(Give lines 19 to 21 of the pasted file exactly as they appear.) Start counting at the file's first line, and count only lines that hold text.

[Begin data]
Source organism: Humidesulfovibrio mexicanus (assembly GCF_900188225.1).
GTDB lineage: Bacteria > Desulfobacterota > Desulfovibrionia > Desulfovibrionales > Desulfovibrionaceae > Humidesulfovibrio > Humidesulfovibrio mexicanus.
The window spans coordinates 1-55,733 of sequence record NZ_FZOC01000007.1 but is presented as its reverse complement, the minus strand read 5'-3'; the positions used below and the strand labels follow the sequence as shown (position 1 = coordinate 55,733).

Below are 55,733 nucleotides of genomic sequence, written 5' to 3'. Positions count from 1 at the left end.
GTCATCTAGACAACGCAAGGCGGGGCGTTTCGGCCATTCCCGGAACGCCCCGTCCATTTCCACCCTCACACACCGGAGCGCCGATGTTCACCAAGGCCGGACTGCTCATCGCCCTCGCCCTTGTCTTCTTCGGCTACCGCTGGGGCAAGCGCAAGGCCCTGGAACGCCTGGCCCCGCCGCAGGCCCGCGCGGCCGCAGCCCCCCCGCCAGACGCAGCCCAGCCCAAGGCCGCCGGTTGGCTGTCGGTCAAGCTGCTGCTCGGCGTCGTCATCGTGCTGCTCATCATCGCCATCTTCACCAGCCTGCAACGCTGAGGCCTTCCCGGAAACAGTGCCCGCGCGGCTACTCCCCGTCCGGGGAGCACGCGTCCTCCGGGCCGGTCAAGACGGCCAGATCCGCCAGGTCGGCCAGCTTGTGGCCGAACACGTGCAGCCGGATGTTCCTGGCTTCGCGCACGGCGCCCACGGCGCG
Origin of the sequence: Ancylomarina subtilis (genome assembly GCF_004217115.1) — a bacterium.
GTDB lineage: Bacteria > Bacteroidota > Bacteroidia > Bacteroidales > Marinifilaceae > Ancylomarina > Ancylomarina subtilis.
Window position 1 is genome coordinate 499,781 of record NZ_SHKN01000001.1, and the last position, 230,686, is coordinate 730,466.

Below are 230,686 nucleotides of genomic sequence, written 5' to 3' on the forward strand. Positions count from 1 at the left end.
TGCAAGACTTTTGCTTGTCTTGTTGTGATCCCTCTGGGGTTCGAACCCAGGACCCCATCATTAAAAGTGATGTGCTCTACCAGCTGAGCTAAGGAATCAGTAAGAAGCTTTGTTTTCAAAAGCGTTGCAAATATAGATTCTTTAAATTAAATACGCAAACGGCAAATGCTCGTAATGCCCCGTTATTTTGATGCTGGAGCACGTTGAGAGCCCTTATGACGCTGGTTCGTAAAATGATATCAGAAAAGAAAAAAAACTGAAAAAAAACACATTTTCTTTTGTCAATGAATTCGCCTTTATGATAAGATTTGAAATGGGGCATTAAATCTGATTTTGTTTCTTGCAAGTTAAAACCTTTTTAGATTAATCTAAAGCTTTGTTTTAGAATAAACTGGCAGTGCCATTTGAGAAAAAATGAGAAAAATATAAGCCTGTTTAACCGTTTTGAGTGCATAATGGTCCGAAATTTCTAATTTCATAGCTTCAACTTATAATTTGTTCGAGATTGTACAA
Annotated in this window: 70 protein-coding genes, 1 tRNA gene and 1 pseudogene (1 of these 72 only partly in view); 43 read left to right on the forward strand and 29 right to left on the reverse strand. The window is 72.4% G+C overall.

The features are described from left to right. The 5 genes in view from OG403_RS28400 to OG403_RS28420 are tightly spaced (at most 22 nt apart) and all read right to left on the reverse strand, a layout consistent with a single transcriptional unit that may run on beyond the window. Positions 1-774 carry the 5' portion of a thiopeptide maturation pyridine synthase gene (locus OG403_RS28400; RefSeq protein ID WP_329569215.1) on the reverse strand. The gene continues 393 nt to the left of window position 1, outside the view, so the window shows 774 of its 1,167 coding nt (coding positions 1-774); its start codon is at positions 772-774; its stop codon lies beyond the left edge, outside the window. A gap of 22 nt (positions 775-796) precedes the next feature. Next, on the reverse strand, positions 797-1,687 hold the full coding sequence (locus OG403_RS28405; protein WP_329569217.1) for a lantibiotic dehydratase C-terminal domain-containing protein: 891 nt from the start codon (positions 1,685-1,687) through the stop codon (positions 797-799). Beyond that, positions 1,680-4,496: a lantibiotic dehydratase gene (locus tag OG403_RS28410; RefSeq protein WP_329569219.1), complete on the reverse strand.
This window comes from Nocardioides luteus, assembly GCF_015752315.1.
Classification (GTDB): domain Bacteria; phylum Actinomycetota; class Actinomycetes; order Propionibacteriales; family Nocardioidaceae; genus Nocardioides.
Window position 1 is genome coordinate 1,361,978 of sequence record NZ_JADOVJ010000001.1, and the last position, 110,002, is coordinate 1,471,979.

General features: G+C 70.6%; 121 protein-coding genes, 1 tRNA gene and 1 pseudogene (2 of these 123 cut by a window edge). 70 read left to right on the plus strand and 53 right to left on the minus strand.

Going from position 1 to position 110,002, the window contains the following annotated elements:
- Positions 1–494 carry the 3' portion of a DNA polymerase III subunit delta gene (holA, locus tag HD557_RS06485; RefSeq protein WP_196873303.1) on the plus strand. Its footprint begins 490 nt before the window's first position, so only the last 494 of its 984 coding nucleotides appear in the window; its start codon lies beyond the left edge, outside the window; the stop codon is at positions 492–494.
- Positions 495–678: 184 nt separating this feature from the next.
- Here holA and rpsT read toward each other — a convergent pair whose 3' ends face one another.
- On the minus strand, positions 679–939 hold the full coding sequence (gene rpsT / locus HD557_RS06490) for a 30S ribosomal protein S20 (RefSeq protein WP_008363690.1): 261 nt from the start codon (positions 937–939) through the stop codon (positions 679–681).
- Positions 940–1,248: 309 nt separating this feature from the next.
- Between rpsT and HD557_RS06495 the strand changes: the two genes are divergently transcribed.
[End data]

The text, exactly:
- Positions 495–678: 184 nt separating this feature from the next.
- Here holA and rpsT read toward each other — a convergent pair whose 3' ends face one another.
- On the minus strand, positions 679–939 hold the full coding sequence (gene rpsT / locus HD557_RS06490) for a 30S ribosomal protein S20 (RefSeq protein WP_008363690.1): 261 nt from the start codon (positions 937–939) through the stop codon (positions 679–681).